I experimented with different ways to get my abbreviated self from the comfort of the couch to the front seat of the Honda. Initially this involved a light plastic chair that I would leave in the Pilot; I would and take it out to sit in as I folded up the wheelchair and tossed it in the cargo area and then crutch around to the driver's seat. This is this gimp's final 2003 Honda Pilot entry procedure.
- Pick self up and place in wheelchair
- Wheel over to fireplace and get crutches
- Cruise into kitchen, obtain lunch from The Jen or forage in bowels of fridge for suitable provisions
- Back chair into pantry/laundry room to door out to garage.
- Open door, place crutches against wall, open overhead garage door from wall console
- Back out into garage over about 3" threshold drop. No Fear!
- Grab crutches, and roll out to Pilot, position self parallel to cargo door
- Open cargo door, place crutches on corner of bumper, hoist self onto bumper/cargo area
- Collapse wheelchair, pick up by rear handles and legrest and place in cargo area
- Tilt chair down while shoving it against back seat.
- Get self on crutches, close cargo door. Must be careful not to fall down and flounder about
- Crutch to driver's door, place self in seat, crutches in passenger seat.
- Place stump on console with pillow
- Place left foot on accelerator and hi ho it's off to work RB goes
I have to catch myself from trying to do some things too quickly. I really do not want to fall and delay my progress. I am banking my non-falls to withdraw once I try running again. It will be worth it then as I have a nice soft field for the fall from grace's verticality.
With little fanfare, on Monday I drove myself to work for the first time since my surgery. There are many small goals like this one that keep me focused on journey's end, which will be another beginning with a return to running. I did have one dilemma though...I do not have my temporary handicap placard. This means either I park in a handicap slot and then ask someone to move the SUV or find a suitable regular space and roll up to the handicap ramp.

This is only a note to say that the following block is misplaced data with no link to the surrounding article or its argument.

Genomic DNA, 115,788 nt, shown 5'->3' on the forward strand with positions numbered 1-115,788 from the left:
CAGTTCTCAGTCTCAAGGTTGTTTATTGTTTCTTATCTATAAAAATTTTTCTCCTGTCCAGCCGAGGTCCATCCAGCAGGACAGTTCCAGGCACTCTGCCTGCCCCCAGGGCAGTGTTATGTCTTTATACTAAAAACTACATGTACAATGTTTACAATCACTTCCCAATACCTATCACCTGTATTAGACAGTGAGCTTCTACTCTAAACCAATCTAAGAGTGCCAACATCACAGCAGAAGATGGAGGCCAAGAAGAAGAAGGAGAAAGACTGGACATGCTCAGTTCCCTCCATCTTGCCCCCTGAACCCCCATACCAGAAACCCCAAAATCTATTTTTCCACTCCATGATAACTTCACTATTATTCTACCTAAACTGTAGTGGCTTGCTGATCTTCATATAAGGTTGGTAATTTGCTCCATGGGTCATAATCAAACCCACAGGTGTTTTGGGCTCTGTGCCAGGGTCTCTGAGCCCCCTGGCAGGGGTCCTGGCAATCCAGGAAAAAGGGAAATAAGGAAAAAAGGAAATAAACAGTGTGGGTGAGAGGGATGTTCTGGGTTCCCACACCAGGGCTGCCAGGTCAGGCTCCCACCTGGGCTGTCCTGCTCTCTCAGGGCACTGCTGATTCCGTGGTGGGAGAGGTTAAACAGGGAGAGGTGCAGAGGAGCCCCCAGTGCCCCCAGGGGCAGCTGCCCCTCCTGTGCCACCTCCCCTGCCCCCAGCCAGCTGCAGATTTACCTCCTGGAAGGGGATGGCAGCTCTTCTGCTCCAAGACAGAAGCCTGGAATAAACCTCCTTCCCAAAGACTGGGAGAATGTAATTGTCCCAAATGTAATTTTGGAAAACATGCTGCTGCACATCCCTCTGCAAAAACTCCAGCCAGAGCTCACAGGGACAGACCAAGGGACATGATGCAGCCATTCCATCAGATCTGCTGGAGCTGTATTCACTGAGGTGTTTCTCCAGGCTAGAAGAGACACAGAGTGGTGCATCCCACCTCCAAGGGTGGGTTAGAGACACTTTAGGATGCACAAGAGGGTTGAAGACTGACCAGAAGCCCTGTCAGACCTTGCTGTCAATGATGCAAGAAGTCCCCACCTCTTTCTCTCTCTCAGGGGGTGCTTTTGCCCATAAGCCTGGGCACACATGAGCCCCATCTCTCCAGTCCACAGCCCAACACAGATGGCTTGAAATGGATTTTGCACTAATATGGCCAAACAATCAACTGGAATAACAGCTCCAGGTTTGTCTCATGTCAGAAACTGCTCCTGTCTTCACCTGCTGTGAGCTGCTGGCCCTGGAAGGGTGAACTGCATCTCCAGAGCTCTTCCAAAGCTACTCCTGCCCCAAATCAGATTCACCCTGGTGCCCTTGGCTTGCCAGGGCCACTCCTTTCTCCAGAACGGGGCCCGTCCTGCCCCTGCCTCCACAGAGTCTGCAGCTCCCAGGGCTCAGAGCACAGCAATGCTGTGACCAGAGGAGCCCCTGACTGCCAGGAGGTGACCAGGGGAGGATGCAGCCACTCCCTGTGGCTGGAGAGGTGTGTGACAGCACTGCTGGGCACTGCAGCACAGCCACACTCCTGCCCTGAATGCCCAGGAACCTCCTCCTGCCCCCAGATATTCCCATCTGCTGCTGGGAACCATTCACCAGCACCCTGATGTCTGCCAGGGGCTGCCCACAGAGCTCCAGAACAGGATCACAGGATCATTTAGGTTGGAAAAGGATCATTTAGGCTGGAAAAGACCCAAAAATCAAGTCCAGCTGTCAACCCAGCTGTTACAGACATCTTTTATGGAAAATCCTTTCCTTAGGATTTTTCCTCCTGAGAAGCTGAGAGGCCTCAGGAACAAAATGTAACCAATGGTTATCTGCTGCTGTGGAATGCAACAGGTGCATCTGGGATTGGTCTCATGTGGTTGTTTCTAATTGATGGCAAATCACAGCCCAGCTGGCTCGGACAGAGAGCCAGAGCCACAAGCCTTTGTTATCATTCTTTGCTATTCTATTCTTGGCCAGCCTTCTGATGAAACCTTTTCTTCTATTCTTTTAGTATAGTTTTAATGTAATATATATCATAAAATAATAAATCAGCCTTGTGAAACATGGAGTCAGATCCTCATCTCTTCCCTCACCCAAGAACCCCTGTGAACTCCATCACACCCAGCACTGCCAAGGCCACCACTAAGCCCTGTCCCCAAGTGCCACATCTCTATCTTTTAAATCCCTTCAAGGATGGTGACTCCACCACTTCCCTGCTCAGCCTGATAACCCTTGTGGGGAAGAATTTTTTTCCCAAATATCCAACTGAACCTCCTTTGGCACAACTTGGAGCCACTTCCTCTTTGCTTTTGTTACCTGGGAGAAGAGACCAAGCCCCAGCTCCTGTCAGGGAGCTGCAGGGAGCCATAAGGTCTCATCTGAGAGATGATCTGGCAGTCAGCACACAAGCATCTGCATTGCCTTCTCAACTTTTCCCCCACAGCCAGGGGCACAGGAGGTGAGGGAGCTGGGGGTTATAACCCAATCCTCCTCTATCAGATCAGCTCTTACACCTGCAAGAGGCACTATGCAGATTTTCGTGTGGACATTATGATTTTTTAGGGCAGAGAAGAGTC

I decide on the latter as I am fiercely independent (you other rare Americans are nodding, I hear the rattling of heads) and try to do for myself. It all works out, and I successfully arrive at my desk and begin my day "Yes...yes...what's my name? For....your logon? Uh, it's your first name. No problem, it is Monday after all." (Although not word-for-word, this conversation did happen once.)
I find afternoons are more difficult because I am usually in sleep deficit and the phantom pains are more prevalent; I find it hard to get my stump in a comfortable position. It seems to this IT dweeb (a.k.a. dumbass) that my phantom pain may be limited to unhappiness of the deep peroneal nerve. Should this not improve I can ask Dr. Ohlson what we can do to mitigate this single aggravation. It may just take time; I also think once I'm running again that this low-level pain will withdraw to the distance.
I slept very little Monday night and Tuesday seemed to go on forever. In hindsight I should have gone home at lunch but I have a couple of projects that need attention. A fatal error as it turns out.
Our good friend Nancy came by to visit Tuesday night, around here geeks bearing gifts are always welcome and when those gifts are pizza and beer, well, you find the answer to life is not 42. Nancy is a cyclist at heart, a runner when she needs to be, and a swimmer when she has to be. Her nickname is "Nance" for entirely honest reasons.